SOUTHERN UTAH WILDERNESS ALLIANCE * GREAT OLD BROADS FOR WILDERNESS

FOR IMMEDIATE RELEASE
October 21, 2008

Contacts:
Heidi McIntosh, Associate Director, SUWA, 801.428.3980
Liz Thomas, SUWA Moab Field Attorney, 435.259.5440
Veronica Egan, Director, Great Old Broads for Wilderness, 970.799-4361

Court Rules that It May Review BLM Decision to Ignore Damage and Allow Off-Road Vehicles in Arch Canyon

SALT LAKE CITY, UT. Yesterday, a federal judge sitting in Utah ruled that two environmental groups could sue the Bureau of Land Management to challenge the agency’s decision to leave Arch Canyon an archaeological and scenic marvel -- open to destructive off-road vehicle (ORV) use. 

The groups, the Southern Utah Wilderness Alliance and Great Old Broads for Wilderness, together with the Navajo Utah Commission and local outfitters, filed a petition in December 2006 requesting that the BLM close the ecologically fragile canyon to ORVs.  The petition was based on two scientific studies showing that ORVs damaged archaeological sites, crushed native plants, eroded the stream banks, polluted the water and devastated habitat for a rare native fish known as the flannelmouth sucker. After the BLM summarily rejected the request in a one-page letter, with no supporting analysis, the two conservationist groups sued the BLM and asked the court to review the case. 

“The BLM has for too long ignored ORV abuse, arguing that they have a ‘get out of jail free card.’  It has played that card for the last time, and now will be held accountable for the damage and abuse it has allowed on our public lands,” said Heidi McIntosh, SUWA associate director and attorney for the groups.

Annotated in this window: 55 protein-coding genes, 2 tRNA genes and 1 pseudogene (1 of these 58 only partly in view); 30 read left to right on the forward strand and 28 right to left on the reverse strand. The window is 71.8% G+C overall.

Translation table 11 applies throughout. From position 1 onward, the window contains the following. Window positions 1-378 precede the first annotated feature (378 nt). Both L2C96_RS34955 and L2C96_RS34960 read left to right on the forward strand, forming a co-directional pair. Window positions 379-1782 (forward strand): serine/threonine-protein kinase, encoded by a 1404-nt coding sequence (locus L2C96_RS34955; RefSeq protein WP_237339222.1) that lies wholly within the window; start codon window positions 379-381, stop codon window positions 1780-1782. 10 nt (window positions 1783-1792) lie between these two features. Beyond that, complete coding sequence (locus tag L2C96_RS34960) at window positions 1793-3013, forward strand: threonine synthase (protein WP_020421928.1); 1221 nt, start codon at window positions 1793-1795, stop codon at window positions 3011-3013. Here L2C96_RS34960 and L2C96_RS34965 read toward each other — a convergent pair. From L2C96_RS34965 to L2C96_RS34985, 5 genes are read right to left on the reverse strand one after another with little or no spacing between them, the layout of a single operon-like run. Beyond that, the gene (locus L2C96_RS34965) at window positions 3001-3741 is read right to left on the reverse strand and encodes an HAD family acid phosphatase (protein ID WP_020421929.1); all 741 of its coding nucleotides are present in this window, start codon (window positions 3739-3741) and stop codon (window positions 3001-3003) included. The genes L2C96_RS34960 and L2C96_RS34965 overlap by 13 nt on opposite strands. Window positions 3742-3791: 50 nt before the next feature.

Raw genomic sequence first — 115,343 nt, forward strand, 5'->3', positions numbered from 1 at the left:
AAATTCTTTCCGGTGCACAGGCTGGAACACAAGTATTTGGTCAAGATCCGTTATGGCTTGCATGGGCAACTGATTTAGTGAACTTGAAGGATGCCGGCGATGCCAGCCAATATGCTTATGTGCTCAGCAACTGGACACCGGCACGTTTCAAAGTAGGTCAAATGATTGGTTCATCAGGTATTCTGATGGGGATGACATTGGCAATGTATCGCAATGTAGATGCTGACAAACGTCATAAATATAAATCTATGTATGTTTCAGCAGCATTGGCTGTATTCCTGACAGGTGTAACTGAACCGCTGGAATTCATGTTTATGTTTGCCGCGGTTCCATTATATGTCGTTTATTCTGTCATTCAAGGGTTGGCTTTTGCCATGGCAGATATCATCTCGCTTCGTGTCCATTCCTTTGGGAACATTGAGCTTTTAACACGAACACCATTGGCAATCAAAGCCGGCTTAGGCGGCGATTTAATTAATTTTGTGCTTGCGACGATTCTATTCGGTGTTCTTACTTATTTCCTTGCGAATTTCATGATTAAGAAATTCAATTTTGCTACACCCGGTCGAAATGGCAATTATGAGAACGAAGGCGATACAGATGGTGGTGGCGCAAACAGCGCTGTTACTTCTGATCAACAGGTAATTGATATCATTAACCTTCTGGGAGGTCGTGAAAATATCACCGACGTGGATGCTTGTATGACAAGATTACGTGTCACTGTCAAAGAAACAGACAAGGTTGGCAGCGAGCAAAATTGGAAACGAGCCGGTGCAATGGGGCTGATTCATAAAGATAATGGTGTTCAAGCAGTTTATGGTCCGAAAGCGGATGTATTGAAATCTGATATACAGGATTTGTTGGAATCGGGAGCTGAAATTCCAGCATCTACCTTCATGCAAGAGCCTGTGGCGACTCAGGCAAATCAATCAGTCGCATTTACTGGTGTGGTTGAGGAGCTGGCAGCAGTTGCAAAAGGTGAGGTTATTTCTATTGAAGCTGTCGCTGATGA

Arch Canyon, located in far southeastern Utah, west of spectacular Comb Ridge, is 8.5 miles in length from its mouth to the end of the route at the boundary of the Manti La Sal National Forest.  Jeeps cross the stream at the bottom of the canyon 120 times during their round-trip rides, leaving crumbling banks, struggling vegetation, water pollution and ugly scars. 

Veronica Egan, of the Great Old Broads for Wilderness, explained, “We are very pleased that the court has recognized that the BLM must address the public's concerns in these critical land management issues. The fragile desert stream and priceless archaeological resources in Arch Canyon must be protected from off road vehicles.”

Arch Canyon also contains numerous archaeological sites, only a fraction of which have been surveyed by the BLM.  Jerry Spangler, an archaeologist who provided the study for the closure petition conducted additional surveys and concluded that ORV use was destructive for these1,000 year-old sites, in part due to the “direct relationship between unrestricted vehicular access and site vandalism.”  Mr. Spangler predicted further deterioration of the sites unless there are limitations on vehicular access.

Until recently, Arch Canyon was also the site of the highly controversial Jeep Jamboree, where dozens of jeeps would ride the canyon en mass. In 2004, after the BLM denied the permit, San Juan County held an illegal version of the Jamboree, encouraging jeeps to drive the canyon despite the lack of a permit.  The county argued that the primitive dirt route is actually a county highway under a little-known, repealed law known as R.S. 2477.  The BLM did not block the renegade event. 

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